The perennial problem of hunger
In 2022, 12 percent of Filipino families experienced hunger at least once in the previous three months (“Fourth Quarter 2022 Social Weather Survey: Hunger moves from 11.3% to 11.8%,” www.sws.org.ph, 10/19/2023). The December 2022 round was SWS’ 100th survey of hunger, since 1998.
The national hunger rate was steady last year, according to the SWS surveys of April, June, October, and December. To me, this steadiness indicates no visible effect on hunger of the increases in prices of some foods, like onions, eggs, or sugar, at least as of the fourth quarter; it might be otherwise if the price of rice had increased.
What is new is that, for the first time after six quarters, the National Capital Region is no longer the hungriest of the four SWS survey areas (see “Prolonged hunger in NCR,” inquirer.net, 11/5/2022). The hungriest became Mindanao, followed by Visayas, at the end of 2022. Let us now see what 2023 will bring.
The average hunger rate in 2022 was slightly below 2021’s 13 percent, and far below 2020’s catastrophic 21 percent, the first pandemic year. It was almost, but not quite, a full recovery from the 9 percent hunger rate in pre-pandemic 2019.
A single-digit hunger rate is actually rare; this may be seen in the full data series in every SWS quarterly hunger report. It previously happened only twice: in 1999 (8 percent) and in 2003 (7 percent). Unlike poverty, hunger does not have a long-term downward trend. It remains a perennial problem.
The 2005-2016 hump in hunger. In the earliest hunger surveys of 1998-2004, the hungry only ranged between 7 and 12 percent of families. But then it steadily rose to the teens, with the annual average going from 14 percent in 2005 to 19 percent in 2010. It hit a peak of 20 percent in 2011-2013, for three long years.
Then hunger subsided to 18 percent in 2014, and then 13 percent in 2015-2016. The average rate finally left the teens in 2017 (12), 2018 (11), and 2019 (9). The lengthy hump in hunger was generally unnoticed by development analysts, perhaps because it did not affect the financial sector.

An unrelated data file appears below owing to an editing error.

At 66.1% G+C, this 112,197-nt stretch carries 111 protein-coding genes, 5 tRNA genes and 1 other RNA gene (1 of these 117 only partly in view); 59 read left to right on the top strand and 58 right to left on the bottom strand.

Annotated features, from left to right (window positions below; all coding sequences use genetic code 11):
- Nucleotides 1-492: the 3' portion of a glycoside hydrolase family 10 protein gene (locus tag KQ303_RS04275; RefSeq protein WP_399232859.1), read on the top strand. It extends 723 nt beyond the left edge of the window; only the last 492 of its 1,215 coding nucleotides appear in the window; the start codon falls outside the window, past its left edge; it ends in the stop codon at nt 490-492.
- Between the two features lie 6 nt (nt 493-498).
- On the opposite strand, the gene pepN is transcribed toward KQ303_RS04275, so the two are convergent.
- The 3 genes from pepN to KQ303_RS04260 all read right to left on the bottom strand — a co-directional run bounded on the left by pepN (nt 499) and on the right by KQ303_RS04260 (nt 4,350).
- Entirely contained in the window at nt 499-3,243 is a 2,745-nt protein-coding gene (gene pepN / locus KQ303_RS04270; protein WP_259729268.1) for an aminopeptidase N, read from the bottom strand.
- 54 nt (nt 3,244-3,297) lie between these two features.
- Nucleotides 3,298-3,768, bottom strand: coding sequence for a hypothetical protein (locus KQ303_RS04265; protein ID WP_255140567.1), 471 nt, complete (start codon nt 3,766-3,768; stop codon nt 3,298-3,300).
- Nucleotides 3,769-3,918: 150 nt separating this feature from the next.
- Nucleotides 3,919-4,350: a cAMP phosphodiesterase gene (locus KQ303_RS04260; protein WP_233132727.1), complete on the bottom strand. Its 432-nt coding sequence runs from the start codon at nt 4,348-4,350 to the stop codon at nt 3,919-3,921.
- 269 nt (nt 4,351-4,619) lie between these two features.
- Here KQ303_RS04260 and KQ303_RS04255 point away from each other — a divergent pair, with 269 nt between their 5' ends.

Econometric modeling of hunger at the UP School of Statistics (UPSS). Using the SWS quarterly data, UPSS researchers Dennis S. Mapa, Fatima C. Han, and Kristina Claire O. Estrada showed that an increase in food prices in one quarter would raise hunger for five subsequent quarters, while an increase in underemployment would raise it for two quarters (“Hunger incidence in the Philippines: facts, determinants and challenges,” paper for a forum of the National Academy of Science and Technology, 2/10/2010).
I think the UPSS econometricians examined the gross domestic product and other potential determinants and found little correlation with them. I hope they will update their analysis with data after 2010, including the pandemic time. (Mapa has been head of the Philippine Statistics Authority since 2019, by the way.)
The drastic effect of the pandemic. In the first year of the pandemic, the hunger percentage zoomed to 17 in May, 21 in July, and 31 in September—when hungry families were 28 percent in the National Capital Region, 24 percent in Balance Luzon, 41 percent in Visayas, and 38 percent in Mindanao—before dropping to 16 in November.
In 2020, hunger averaged 21 percent, a new annual peak. I see the mushrooming of community pantries as a systemic response of Filipino society to the intense suffering that finally became obvious to all.
Hunger is an embarrassing subject. Whereas the government now has monthly surveys on unemployment and underemployment and has promised to update its poverty figures every two years, instead of every three, it has hardly any numbers on hunger.
The latest government hunger report I could find is for reference year 2011, which happens to be the peak of the hunger hump as reckoned by SWS. The report said that 6.3 percent of families in the nation had experienced hunger in the past three months. It had hunger rates for 17 regions, including NCR (2.7 percent), Cordillera (the least hungry, 0.3 percent), and 15 others. The regions with double-digit percentages were Eastern Visayas (16.2), Northern Mindanao (10.1), SOCCSKARGEN (13.0), and Caraga (11.7).
For the past dozen years now, the government has not surveyed hunger. The target date for Zero Hunger (United Nations Sustainable Development Goal No. 2) is 2030, only seven years away. Does the government expect to achieve it by then?
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